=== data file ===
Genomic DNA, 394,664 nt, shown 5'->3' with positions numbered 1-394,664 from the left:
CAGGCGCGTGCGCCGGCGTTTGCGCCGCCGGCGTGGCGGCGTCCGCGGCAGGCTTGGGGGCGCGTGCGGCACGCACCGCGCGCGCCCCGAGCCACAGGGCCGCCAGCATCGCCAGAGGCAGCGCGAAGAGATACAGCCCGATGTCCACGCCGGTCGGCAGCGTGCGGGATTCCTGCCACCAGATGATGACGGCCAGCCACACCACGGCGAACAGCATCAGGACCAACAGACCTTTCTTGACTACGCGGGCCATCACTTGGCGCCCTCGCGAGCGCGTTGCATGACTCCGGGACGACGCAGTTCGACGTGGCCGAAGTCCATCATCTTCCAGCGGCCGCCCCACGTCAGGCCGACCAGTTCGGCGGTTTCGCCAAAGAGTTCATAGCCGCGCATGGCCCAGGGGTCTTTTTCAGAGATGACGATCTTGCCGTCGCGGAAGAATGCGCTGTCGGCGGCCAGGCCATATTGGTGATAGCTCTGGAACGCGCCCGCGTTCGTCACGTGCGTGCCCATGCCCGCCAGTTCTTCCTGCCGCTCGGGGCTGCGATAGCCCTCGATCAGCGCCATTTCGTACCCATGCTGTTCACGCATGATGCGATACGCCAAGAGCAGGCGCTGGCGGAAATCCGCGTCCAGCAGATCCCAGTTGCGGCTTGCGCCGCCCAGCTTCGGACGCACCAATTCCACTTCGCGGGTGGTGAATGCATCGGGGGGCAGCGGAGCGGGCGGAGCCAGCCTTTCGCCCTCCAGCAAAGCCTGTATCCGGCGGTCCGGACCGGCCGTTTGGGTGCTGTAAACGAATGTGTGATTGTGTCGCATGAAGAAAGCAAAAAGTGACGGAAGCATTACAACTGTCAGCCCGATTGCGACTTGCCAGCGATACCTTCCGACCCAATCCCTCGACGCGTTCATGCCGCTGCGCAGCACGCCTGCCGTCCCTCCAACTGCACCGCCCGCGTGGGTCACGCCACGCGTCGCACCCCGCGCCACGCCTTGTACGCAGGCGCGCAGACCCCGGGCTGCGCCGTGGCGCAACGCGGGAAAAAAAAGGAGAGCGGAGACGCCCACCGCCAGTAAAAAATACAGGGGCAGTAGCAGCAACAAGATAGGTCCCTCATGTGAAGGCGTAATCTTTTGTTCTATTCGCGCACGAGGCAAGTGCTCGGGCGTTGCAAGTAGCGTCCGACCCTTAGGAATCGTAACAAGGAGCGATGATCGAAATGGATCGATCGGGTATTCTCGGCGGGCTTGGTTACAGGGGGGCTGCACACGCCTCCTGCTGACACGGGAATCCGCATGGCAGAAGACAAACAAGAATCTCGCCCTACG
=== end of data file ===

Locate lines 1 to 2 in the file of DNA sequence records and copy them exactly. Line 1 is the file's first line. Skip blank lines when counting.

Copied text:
Genomic DNA, 394,664 nt, shown 5'->3' with positions numbered 1-394,664 from the left:
CAGGCGCGTGCGCCGGCGTTTGCGCCGCCGGCGTGGCGGCGTCCGCGGCAGGCTTGGGGGCGCGTGCGGCACGCACCGCGCGCGCCCCGAGCCACAGGGCCGCCAGCATCGCCAGAGGCAGCGCGAAGAGATACAGCCCGATGTCCACGCCGGTCGGCAGCGTGCGGGATTCCTGCCACCAGATGATGACGGCCAGCCACACCACGGCGAACAGCATCAGGACCAACAGACCTTTCTTGACTACGCGGGCCATCACTTGGCGCCCTCGCGAGCGCGTTGCATGACTCCGGGACGACGCAGTTCGACGTGGCCGAAGTCCATCATCTTCCAGCGGCCGCCCCACGTCAGGCCGACCAGTTCGGCGGTTTCGCCAAAGAGTTCATAGCCGCGCATGGCCCAGGGGTCTTTTTCAGAGATGACGATCTTGCCGTCGCGGAAGAATGCGCTGTCGGCGGCCAGGCCATATTGGTGATAGCTCTGGAACGCGCCCGCGTTCGTCACGTGCGTGCCCATGCCCGCCAGTTCTTCCTGCCGCTCGGGGCTGCGATAGCCCTCGATCAGCGCCATTTCGTACCCATGCTGTTCACGCATGATGCGATACGCCAAGAGCAGGCGCTGGCGGAAATCCGCGTCCAGCAGATCCCAGTTGCGGCTTGCGCCGCCCAGCTTCGGACGCACCAATTCCACTTCGCGGGTGGTGAATGCATCGGGGGGCAGCGGAGCGGGCGGAGCCAGCCTTTCGCCCTCCAGCAAAGCCTGTATCCGGCGGTCCGGACCGGCCGTTTGGGTGCTGTAAACGAATGTGTGATTGTGTCGCATGAAGAAAGCAAAAAGTGACGGAAGCATTACAACTGTCAGCCCGATTGCGACTTGCCAGCGATACCTTCCGACCCAATCCCTCGACGCGTTCATGCCGCTGCGCAGCACGCCTGCCGTCCCTCCAACTGCACCGCCCGCGTGGGTCACGCCACGCGTCGCACCCCGCGCCACGCCTTGTACGCAGGCGCGCAGACCCCGGGCTGCGCCGTGGCGCAACGCGGGAAAAAAAAGGAGAGCGGAGACGCCCACCGCCAGTAAAAAATACAGGGGCAGTAGCAGCAACAAGATAGGTCCCTCATGTGAAGGCGTAATCTTTTGTTCTATTCGCGCACGAGGCAAGTGCTCGGGCGTTGCAAGTAGCGTCCGACCCTTAGGAATCGTAACAAGGAGCGATGATCGAAATGGATCGATCGGGTATTCTCGGCGGGCTTGGTTACAGGGGGGCTGCACACGCCTCCTGCTGACACGGGAATCCGCATGGCAGAAGACAAACAAGAATCTCGCCCTACG